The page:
The authors explore the question of bankruptcy in public companies, trying to come up with ways of predicting the looming bankruptcy. Pointing to the growing scale of this harmful phenomenon with a greater number of larger companies going bankrupt, Chuvakhin & Gertmenian are trying to present businessmen with a framework for analysing the performance of business companies so as to receive indication of their problems before they are forced into bankruptcy.
To arrive at this understanding, they utilise Z-score model constructed by Edward Altman in 1968.
The attempts to arrive at a ratio that could serve as a bona fide predictor of the upcoming bankruptcies have been undertaken for years, including a study by William Beaver. The critical breakthrough came when Edward Altman “built a comprehensive, statistical model using a technique called multiple discriminant analysis (MDA)” (Chuvakhin & Gertmenian, n.d.). The model relies on the combination of five different ratios that can later be summarised into a so-called Z-score.
Altman indicated that a company with a Z-score above 2.675 could be considered solvent, that with a score under 1.81 was liable to go bankrupt, and companies with Z-scores in the range of 1.81-2.675 fell into “gray area” or “ignorance zone”, which meant that they could escape bankruptcy, but with difficulty.
The legal issue explored in the articles refers to companies that forge numbers in their books, deceiving investors, as in the case of Enron and WorldCom. The authors ask: Is it possible to predict bankruptcy if the company’s management is cooking the books?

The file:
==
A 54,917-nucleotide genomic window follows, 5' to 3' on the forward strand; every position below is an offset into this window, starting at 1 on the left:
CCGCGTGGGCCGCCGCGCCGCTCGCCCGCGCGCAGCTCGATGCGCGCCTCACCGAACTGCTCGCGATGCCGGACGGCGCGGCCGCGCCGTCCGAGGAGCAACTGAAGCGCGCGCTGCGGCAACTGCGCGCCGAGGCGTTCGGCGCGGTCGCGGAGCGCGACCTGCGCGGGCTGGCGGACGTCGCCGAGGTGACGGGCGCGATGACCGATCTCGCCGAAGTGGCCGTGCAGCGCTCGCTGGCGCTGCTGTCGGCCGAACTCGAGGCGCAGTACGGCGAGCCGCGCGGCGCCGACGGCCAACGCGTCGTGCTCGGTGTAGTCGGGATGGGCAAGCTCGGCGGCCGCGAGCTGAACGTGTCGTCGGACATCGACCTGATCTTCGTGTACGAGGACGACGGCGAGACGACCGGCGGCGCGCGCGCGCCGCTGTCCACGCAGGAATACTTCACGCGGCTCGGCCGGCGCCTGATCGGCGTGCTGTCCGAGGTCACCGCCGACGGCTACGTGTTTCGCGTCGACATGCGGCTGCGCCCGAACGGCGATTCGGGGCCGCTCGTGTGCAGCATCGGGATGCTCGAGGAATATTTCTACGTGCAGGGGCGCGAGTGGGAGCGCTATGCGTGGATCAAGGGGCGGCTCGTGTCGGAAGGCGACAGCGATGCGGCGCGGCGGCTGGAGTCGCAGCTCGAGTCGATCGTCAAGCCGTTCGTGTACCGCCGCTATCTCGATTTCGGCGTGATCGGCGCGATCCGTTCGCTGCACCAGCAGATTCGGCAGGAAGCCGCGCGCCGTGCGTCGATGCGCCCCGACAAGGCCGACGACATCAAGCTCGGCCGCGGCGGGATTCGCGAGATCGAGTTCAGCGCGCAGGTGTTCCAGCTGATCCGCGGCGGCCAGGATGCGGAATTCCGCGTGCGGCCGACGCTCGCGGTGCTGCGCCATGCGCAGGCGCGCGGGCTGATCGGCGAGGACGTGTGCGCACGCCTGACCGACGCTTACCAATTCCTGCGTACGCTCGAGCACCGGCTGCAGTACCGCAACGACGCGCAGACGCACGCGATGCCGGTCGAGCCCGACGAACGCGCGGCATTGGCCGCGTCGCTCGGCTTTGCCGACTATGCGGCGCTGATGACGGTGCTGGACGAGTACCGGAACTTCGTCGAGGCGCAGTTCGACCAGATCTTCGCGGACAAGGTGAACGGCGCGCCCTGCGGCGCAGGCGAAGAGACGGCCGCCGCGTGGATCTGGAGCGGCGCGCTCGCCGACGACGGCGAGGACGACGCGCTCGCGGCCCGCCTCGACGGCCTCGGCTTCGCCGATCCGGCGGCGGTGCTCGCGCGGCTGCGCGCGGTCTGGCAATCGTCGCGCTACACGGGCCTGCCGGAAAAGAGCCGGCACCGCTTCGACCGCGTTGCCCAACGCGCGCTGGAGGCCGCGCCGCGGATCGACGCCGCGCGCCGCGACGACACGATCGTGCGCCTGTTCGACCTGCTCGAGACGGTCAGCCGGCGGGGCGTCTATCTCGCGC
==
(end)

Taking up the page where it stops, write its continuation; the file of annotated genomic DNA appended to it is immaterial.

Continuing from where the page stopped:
Their answer is yes since the Z-score model would avoid these accounting irregularities. For example, in the case of WorldCom that overstated both assets and earnings, the combination of ratios used by the model would overlook it, since a rise in earning would increase the first three ratios, but a rise in assets would decrease the last two, with the impact offsetting each other.
The model outlined in the article is of great value to managers of different companies. From the managerial perspective, it is extremely important which of the firm’s customers are likely to go bankrupt. If the bankruptcy of a large client comes a like a bolt of lightning, totally sudden and unanticipated, the firm can end with a large amount of bad debt in its accounts receivable account.
In 2001 alone, bankruptcy affected 257 public companies with combined assets of $256 billion (Chuvakhin & Gertmenian, n.d.). In the light of this fact, effective methods for bankruptcy prediction become a serious concern for managers.